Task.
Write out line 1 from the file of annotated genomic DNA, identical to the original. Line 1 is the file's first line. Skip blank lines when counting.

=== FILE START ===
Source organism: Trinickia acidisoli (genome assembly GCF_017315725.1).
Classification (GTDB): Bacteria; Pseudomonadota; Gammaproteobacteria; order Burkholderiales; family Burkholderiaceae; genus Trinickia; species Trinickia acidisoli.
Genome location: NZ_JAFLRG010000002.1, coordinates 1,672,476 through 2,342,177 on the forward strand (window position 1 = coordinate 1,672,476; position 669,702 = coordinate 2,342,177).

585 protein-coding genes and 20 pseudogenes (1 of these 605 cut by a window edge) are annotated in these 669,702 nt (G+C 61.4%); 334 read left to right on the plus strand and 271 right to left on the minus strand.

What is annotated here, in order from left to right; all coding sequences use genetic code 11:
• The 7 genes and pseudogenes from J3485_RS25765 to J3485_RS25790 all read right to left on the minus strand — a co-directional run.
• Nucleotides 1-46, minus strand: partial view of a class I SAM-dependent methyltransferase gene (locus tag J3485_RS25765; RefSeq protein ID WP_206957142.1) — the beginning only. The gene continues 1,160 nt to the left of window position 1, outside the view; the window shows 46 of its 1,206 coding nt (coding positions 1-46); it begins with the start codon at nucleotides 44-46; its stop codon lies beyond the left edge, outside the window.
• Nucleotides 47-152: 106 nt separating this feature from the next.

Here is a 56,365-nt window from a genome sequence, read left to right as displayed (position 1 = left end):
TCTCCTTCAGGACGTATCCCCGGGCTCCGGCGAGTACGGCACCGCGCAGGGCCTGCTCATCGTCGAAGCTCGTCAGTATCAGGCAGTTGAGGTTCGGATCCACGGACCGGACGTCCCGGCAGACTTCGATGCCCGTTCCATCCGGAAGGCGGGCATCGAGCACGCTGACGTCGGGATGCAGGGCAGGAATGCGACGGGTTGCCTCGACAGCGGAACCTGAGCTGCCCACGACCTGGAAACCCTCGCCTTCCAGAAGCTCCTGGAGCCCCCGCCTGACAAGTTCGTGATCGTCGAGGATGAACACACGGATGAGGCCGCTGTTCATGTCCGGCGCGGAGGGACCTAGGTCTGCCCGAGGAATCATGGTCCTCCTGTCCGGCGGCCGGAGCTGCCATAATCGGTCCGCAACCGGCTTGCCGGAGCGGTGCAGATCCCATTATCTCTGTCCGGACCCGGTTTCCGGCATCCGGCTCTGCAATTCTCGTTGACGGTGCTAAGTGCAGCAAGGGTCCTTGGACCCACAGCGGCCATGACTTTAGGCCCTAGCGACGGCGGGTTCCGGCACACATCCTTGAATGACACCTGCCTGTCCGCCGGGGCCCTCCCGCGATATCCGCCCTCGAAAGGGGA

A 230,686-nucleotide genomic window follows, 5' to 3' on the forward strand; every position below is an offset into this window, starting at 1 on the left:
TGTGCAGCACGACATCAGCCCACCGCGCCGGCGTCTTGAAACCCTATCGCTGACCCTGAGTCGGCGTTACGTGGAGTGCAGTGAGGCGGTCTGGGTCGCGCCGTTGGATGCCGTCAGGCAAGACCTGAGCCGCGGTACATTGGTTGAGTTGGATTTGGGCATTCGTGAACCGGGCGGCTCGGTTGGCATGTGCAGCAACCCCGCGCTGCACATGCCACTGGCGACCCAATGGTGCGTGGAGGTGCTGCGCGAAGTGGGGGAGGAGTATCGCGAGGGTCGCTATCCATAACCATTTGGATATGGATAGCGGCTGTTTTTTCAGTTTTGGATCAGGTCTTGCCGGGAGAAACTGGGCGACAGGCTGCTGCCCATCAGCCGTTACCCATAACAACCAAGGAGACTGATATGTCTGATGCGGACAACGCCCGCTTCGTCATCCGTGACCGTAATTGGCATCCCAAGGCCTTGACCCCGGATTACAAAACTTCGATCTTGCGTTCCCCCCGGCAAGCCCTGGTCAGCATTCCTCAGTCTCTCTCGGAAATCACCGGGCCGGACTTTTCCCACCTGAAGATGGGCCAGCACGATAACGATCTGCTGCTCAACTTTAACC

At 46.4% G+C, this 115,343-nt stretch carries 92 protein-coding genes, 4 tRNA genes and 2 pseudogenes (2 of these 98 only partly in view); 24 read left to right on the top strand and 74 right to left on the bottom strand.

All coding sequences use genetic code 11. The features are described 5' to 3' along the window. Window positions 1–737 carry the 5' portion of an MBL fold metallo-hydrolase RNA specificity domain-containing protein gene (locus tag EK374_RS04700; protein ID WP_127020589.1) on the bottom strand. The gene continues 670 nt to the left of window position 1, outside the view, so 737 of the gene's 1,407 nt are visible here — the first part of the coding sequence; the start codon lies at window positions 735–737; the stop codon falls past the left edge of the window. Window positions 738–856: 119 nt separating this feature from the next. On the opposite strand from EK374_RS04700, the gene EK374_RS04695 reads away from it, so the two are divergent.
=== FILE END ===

Source organism: Trinickia acidisoli (genome assembly GCF_017315725.1).